RECOMMENDED READING
On the Biden CTC, Expert Endorsement Rings Hollow
Keep the Child Credit Tied to Work
Making It Easier to Make Ends Meet

Politicians today are out of step with the many elderly—like me—who live on Social Security alone. They propose spending tax dollars on cancelling student loans or health care for illegal immigrants or other proposals that aren’t really “needs.” Meanwhile, this money comes out of the pockets of hardworking Americans, many of whom may depend on the monthly disbursements after retirement as their only source of income.

I thought Social Security was supposed to be secure. But we often are warned that the dollars allocated for this purpose are running out. Why are politicians so eager to spend money on everything but maintaining this contract?

As a widow whose husband worked from the age of eighteen to the early retirement age of 62, I find it hard to swallow the fact that his contributions over those years may be endangered. Whether due to the funds being used for purposes other than what they were intended for, or politicians preferring to spend money they don’t have on things we don’t need, it feels like we’re being robbed.

This is personal for me. I turned down a college scholarship when my husband insisted I be a stay-at-home mom, so I didn’t contribute much to Social Security. But I worked harder at occasional odd jobs and crafting in order to raise our four children than did mothers employed by banks or other well-paying institutions, even if I got paid less.

By the time my husband died last year at the age of 84, his poor investment choices had depleted all of our funds intended for retirement—other than Social Security. My excellent mathematical skills, along with frugality, had previously allowed us to live on those disbursements. But after he was diagnosed with cancer and passed (leaving me a widow at almost 80 years old), I found myself trying to make ends meet and avoid poverty on the meager sum of $1,488 per month.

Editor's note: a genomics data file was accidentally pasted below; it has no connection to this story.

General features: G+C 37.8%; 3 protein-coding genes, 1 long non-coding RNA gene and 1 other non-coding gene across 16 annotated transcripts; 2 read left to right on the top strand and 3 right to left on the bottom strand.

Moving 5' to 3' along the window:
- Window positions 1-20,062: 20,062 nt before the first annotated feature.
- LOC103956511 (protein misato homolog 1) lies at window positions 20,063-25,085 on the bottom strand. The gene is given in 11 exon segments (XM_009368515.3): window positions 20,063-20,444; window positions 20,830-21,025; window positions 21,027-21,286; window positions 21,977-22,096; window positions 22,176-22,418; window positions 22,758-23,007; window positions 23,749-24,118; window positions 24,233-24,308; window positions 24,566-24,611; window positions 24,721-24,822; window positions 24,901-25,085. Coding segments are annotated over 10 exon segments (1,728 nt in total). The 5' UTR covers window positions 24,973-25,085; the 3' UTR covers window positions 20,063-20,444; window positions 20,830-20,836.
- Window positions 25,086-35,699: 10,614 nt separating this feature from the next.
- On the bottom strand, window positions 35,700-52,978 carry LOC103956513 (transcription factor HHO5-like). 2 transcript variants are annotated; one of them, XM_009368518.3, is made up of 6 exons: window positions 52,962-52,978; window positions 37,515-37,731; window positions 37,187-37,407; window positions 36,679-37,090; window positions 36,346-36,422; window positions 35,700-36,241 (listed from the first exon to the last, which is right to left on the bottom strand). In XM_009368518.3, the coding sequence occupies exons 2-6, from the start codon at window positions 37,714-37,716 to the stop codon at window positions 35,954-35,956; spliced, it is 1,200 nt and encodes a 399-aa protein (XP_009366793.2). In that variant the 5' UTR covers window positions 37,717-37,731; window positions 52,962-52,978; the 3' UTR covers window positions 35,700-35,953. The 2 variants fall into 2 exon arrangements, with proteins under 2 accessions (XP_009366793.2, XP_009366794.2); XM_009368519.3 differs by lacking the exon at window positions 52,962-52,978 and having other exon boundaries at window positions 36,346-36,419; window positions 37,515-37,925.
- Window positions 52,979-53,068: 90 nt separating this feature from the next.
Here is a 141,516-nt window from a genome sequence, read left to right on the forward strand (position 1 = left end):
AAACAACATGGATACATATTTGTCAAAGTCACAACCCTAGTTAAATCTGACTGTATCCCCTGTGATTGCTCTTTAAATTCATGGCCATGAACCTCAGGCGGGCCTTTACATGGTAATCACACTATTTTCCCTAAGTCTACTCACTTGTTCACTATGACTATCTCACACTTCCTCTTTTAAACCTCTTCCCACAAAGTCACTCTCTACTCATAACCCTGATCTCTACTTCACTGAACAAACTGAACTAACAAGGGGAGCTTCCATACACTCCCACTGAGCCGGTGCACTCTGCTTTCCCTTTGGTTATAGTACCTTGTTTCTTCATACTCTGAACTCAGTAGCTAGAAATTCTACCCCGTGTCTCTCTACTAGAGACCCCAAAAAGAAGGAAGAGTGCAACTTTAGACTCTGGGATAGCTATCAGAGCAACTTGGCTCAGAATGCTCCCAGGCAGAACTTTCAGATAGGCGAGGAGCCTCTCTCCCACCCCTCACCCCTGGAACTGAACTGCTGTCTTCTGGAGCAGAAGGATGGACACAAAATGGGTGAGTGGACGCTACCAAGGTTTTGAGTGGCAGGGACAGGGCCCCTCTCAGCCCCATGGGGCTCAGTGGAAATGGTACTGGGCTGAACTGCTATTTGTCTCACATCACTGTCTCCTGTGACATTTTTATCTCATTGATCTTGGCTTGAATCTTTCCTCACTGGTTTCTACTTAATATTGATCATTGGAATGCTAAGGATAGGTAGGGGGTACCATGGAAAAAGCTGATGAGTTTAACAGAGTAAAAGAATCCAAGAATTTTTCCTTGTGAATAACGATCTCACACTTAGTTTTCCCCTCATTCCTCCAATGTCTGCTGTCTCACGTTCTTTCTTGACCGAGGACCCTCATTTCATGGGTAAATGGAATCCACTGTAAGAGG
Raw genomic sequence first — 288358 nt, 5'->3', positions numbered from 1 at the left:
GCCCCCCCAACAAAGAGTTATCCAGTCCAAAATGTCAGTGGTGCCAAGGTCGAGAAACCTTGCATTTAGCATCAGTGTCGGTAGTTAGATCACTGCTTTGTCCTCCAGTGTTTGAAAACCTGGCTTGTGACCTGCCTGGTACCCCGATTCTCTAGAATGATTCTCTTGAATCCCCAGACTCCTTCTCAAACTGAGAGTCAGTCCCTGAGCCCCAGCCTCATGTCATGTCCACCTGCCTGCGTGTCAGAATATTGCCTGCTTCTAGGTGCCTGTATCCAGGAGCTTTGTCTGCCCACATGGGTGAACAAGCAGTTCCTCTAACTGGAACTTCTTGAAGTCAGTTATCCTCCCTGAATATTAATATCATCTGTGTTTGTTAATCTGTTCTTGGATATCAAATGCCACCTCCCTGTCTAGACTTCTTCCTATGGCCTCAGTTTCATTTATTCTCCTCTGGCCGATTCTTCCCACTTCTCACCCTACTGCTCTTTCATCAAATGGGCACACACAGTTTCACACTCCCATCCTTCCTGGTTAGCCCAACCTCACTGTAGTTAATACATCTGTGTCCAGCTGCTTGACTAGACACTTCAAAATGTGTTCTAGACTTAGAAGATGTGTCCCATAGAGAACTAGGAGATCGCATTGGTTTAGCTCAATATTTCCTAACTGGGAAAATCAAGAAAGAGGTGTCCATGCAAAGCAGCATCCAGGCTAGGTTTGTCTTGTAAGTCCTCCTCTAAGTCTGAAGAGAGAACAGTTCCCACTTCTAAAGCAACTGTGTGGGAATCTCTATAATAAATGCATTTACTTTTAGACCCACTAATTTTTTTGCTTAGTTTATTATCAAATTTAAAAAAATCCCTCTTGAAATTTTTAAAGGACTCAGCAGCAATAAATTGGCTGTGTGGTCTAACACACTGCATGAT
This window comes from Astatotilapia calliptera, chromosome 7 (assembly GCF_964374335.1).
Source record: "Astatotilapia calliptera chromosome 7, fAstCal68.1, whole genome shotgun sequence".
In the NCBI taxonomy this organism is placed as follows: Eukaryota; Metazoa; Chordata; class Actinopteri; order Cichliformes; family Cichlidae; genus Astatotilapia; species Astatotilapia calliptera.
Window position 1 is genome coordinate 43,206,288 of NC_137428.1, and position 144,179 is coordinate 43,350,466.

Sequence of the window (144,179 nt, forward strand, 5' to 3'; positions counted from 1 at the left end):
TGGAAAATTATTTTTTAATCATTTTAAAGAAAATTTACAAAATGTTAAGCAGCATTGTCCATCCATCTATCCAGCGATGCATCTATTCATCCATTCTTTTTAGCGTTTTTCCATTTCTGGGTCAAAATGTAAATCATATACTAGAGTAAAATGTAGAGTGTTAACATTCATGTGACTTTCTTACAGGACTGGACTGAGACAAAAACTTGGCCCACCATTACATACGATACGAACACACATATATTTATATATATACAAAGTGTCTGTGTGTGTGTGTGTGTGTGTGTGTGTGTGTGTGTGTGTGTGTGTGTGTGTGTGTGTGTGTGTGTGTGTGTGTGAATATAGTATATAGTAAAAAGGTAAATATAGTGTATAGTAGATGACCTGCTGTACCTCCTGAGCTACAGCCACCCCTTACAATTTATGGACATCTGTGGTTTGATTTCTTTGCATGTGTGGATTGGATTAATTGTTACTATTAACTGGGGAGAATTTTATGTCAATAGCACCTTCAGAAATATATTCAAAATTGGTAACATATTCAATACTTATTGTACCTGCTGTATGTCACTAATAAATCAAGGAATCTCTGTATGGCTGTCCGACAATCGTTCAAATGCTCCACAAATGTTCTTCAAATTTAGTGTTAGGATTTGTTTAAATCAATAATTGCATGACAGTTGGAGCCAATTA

My expenses didn’t drop much: fewer groceries to buy, I guess, and less spent on specialists. But others rose alarmingly, starting with my husband’s funeral expenses and final medical bills, then hiring people to perform the maintenance work I could not accomplish, followed by higher costs for car insurance and utilities, and all on that same fixed amount every month.

And now I hear my government wants to pay out more to illegal immigrants who have never paid a dime in taxes than to the widow of a man who paid thousands of dollars in taxes over the years. This saddens and angers me. Where is the loyalty to Americans who worked hard for decades? When did a government “for the people” begin to forget its promises to Americans and become so obsessed with spending money on people who haven’t paid into the system?

I’ve had my share of hard times and have had to resort to robbing Peter to pay Paul many times. But when my elected officials talk about robbing the taxes paid by hardworking Americans to benefit non-American or non-contributing people, it’s time to take a step back. Before we start taking on trillions of dollars in new spending for whatever new program happens to sound good, let’s make sure we can make good on the promises that have already been made.


Edgerton Essays feature the perspectives of working-class Americans on the challenges facing their communities and families and the debates central to the nation’s politics. If you or someone you know might be interested in contributing to the series, click here for more information.

Nancy Merical
Nancy Merical lives in Jackson County, West Virginia, where she taught piano for many years.  She enjoys creating greeting cards, framed prints, and painted rocks, which she sells at various fairs across the state.
Recommended Reading
IFS logo
On the Biden CTC, Expert Endorsement Rings Hollow

American Compass’s Oren Cass and Wells King discuss the pitfalls of “evidence-based policymaking” and the importance of prioritizing work and long-term effects in designing the Child Tax Credit.

Keep the Child Credit Tied to Work

Americans want creative policymaking that better supports families, but always with the expectation that families receiving public support are also working to support themselves.

Making It Easier to Make Ends Meet

6 a.m. is much too early for this tired mama. But nonetheless, I hear that little pitter-patter of onesie-covered feet coming down the hall into our room. With a soft “Mom, can I have a banana?” my day begins, whether I’m ready for it or not.